A cylindrical autoclave reactor comprised three zones, each having a volume of 1 liter, and was equipped with a blade stirrer. The zones were separated by valve-screens. Fresh ethlene, compressed by a first compressor, fed the first zone. The second zone was fed with a homogeneous mixture of ethylene, maleic anhydride (MA), and ethyl acrylate (EA). Finally, a solution of tert-butyl 2-ethyl-perhexanoate in a hydrocarbon cut was injected into the third zone. The latter therefore constituted the only reaction zone because it brought the three comonomers into contact with a free-radical initiator. Table I below shows, on the one hand, the proportions by weight of maleic anhydride and ethyl acrylate in the reaction zone, relative to the ethylene, and, on the other hand, the temperature in the zone. The reactor was kept under a pressure of 1,600 bars. An expansion valve, which makes it possible to lower the pressure to 300 bars, was located at the bottom of the third zone of the reactor. After having passed through the expansion valve, the mixture of the molten polymer on the one hand and the gaseous monomers on the other hand passed into a separating hopper. While the polymer was collected at the bottom of the hopper, the monomers, after passage through a degreasing hopper, were led into a second compressor. Furthermore, a solution of maleic anhydride in ethyl acrylate was pumped in under pressure and led into the inlet of a Venturi-type homogenizer, where it was mixed with the stream of the recycled monomers coming from the second compressor. At the outlet of this Venturi device, the mixture of the three monomers was led into a sprial homogenizer and then transferred to the second zone of the reactor.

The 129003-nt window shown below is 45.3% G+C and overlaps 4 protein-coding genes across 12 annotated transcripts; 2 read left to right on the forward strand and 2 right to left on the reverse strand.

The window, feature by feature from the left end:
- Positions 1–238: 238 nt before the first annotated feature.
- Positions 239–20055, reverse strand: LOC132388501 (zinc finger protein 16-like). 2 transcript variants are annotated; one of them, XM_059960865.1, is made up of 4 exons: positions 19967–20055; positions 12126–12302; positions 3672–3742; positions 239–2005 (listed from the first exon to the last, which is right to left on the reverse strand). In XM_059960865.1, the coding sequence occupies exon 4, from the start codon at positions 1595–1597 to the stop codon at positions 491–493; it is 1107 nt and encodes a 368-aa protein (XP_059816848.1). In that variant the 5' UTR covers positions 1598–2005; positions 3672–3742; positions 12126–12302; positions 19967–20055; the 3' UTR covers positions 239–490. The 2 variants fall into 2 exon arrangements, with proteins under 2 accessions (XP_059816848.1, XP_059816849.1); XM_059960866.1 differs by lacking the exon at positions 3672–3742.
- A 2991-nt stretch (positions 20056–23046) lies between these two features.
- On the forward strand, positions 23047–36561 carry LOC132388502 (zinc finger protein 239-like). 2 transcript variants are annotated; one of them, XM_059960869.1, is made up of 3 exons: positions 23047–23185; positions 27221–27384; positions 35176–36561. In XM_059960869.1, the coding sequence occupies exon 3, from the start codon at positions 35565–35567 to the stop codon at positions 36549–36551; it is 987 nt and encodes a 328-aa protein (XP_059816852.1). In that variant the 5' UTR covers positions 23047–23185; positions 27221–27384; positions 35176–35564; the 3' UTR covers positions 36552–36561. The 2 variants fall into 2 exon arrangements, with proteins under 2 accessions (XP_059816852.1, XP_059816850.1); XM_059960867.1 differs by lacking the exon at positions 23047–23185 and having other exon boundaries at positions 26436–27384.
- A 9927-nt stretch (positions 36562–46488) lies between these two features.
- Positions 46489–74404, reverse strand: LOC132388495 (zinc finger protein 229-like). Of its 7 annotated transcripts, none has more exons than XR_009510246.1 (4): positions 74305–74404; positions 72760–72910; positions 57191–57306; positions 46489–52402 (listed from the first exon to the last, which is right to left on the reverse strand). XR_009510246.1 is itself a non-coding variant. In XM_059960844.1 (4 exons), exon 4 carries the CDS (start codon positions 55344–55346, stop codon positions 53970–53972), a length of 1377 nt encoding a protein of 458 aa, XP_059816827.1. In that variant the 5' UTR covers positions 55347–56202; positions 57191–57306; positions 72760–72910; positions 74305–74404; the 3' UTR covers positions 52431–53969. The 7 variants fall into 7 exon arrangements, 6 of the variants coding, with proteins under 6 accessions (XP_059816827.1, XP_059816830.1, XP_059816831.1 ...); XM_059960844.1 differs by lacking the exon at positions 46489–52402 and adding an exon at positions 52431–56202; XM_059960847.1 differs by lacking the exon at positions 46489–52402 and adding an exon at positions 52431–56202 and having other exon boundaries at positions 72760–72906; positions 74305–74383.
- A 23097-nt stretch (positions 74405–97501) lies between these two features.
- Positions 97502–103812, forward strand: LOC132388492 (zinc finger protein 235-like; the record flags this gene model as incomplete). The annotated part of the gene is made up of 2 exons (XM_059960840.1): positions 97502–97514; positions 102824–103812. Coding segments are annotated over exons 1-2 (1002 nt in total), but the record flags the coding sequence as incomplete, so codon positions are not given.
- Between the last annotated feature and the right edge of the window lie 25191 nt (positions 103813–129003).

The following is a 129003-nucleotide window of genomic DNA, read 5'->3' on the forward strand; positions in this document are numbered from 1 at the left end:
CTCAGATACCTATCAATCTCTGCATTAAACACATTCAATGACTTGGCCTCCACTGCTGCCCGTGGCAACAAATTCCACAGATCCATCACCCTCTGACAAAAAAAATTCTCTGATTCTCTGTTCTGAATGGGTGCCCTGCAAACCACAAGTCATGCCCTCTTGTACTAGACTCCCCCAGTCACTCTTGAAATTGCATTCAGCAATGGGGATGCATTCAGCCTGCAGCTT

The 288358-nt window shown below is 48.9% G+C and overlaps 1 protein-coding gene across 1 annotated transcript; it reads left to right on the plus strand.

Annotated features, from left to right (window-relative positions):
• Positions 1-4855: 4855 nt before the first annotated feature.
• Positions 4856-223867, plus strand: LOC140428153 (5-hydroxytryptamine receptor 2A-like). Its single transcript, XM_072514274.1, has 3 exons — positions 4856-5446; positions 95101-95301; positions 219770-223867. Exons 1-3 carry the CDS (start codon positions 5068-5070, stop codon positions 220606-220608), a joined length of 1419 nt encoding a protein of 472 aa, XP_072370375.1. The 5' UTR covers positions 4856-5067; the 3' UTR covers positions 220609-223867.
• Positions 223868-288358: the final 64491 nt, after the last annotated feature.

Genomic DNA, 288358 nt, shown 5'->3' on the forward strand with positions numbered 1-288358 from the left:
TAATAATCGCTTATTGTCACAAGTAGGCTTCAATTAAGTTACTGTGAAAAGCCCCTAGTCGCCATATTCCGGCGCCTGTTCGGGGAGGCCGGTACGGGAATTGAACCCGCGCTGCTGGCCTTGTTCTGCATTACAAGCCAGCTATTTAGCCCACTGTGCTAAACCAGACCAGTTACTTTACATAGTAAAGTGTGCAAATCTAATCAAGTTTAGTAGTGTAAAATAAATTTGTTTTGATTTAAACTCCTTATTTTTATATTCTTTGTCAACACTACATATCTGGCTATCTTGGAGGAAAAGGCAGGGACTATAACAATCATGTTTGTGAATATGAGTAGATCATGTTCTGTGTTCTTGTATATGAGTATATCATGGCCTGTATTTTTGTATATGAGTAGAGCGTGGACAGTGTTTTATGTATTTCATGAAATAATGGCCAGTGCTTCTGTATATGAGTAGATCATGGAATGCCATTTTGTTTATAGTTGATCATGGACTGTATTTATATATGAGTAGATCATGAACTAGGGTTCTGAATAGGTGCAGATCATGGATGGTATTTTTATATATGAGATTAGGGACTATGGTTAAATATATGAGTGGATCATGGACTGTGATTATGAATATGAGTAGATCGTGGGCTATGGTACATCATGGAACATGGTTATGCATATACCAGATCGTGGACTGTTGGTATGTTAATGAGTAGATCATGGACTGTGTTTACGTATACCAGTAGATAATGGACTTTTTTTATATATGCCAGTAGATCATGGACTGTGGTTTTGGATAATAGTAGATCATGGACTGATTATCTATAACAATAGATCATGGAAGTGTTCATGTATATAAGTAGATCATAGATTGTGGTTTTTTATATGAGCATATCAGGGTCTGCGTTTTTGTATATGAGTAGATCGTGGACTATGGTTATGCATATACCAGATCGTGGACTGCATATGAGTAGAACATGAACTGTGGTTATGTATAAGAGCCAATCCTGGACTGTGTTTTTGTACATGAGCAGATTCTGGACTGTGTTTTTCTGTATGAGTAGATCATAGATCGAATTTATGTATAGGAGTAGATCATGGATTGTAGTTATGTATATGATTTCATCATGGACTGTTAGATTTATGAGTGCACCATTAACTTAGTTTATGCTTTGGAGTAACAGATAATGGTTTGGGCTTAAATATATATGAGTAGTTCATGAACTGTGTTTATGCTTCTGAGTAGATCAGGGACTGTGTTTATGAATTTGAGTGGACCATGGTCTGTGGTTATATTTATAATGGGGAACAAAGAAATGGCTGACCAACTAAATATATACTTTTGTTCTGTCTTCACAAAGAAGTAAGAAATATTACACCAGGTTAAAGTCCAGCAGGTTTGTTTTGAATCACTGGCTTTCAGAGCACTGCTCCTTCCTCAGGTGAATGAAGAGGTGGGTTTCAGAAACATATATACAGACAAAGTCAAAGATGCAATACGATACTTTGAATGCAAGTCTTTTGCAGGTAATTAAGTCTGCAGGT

On leaving the separating hopper, the resulting terpolymer was analyzed by infra-red spectrophotometry and the molar proportions of ethyl acrylate units and maleic anhydride units were determined; these are indicated in Table I below. Furthermore, the melt flow index of the polymer was determined according to ASTM Standard Specification D 1238-73 and expressed in dg/minute.

EXAMPLES 5 (COMPARISON) AND 6 Adhesion of Hot-Melt Adhesive Composition to Various Substrates

A mixture was prepared that comprised, by weight, 100 parts of a thermoplastic resin, 50 parts of an aliphatic petroleum resin marketed under the reference ESCOREZ 5320, 20 parts of a colophony hydrogenated and esterified by glycerol (marketed under the reference STAYBELITE ESTER 10), and 0.4 part of an antioxidant.

In Example 5 (comparison), the thermoplastic resin was an ethylene/vinyl acetate copolymer marketed under the reference ELVAX 260, while in Example 6, the thermoplastic resin was the terpolymer of Example 4 above.

The specific adhesion of the compositions thus obtained to various substrates was then evaluated, under identical conditions, by means of a qualitative and uniform notation for the substrates in question.

The results of this evaluation are collated in Table II below.

              TABLE I______________________________________     Reactor   PolymerExample  T C.           % MA    % EA  % MA   % EA  MFI______________________________________1      180      0.26    2.6   0.9    6.5   2002      185      0.52    5.2   0.9    8.2   383      175      0.94    4.4   2.1    7.7   504      180      0.30    3.5   0.9    6.1   7.1______________________________________